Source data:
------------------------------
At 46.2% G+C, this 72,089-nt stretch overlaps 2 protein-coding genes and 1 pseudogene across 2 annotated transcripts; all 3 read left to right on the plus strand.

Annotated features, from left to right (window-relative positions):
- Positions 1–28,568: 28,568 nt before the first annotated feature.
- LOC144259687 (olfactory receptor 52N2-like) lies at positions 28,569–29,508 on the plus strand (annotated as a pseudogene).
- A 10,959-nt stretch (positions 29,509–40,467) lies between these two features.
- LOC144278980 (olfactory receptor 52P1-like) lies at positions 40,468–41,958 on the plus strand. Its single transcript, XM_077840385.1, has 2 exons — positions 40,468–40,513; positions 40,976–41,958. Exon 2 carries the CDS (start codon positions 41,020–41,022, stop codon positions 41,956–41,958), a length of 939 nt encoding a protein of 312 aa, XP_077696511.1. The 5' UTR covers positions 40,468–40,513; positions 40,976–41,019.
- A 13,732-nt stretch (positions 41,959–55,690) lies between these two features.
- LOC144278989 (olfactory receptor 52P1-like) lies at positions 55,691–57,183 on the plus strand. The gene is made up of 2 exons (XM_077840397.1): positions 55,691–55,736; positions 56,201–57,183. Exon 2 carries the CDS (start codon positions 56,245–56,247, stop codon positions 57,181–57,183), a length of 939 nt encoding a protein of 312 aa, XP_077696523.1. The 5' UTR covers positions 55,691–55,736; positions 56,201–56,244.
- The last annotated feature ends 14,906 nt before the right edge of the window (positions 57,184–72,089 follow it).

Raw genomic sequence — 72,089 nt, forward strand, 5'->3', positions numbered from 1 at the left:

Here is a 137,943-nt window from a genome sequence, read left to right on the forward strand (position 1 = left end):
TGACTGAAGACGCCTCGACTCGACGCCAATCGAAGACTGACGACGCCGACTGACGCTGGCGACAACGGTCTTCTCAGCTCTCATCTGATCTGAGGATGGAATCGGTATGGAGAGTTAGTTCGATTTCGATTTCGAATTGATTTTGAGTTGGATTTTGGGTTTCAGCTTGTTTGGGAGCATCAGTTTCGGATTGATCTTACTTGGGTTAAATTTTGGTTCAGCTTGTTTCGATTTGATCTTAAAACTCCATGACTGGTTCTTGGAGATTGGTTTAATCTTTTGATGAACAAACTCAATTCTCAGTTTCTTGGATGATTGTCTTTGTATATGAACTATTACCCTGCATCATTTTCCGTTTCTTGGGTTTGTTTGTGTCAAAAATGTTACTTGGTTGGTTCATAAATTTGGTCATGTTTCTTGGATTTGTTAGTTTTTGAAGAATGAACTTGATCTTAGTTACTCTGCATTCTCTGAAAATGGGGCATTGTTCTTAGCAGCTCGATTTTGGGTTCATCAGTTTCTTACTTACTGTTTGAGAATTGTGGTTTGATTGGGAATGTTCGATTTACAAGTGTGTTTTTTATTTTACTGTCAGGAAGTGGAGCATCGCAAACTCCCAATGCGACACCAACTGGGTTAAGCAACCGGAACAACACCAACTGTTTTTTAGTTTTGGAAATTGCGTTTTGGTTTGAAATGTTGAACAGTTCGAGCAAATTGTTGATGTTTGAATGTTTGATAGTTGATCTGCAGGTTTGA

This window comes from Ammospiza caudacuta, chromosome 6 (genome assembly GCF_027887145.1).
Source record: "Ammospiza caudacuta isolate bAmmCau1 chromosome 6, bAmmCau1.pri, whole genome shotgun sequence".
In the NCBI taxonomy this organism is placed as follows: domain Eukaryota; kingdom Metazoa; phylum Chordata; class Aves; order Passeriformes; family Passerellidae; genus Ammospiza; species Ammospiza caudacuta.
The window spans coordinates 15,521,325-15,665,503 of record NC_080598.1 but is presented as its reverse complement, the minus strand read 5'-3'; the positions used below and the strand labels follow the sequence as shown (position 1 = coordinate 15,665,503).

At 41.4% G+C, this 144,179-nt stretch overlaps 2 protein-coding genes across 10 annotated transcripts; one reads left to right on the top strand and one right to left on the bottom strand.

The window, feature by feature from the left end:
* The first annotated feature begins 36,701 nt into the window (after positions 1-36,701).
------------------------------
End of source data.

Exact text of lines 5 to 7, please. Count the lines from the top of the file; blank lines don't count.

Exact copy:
- A 10,959-nt stretch (positions 29,509–40,467) lies between these two features.
- LOC144278980 (olfactory receptor 52P1-like) lies at positions 40,468–41,958 on the plus strand. Its single transcript, XM_077840385.1, has 2 exons — positions 40,468–40,513; positions 40,976–41,958. Exon 2 carries the CDS (start codon positions 41,020–41,022, stop codon positions 41,956–41,958), a length of 939 nt encoding a protein of 312 aa, XP_077696511.1. The 5' UTR covers positions 40,468–40,513; positions 40,976–41,019.
- A 13,732-nt stretch (positions 41,959–55,690) lies between these two features.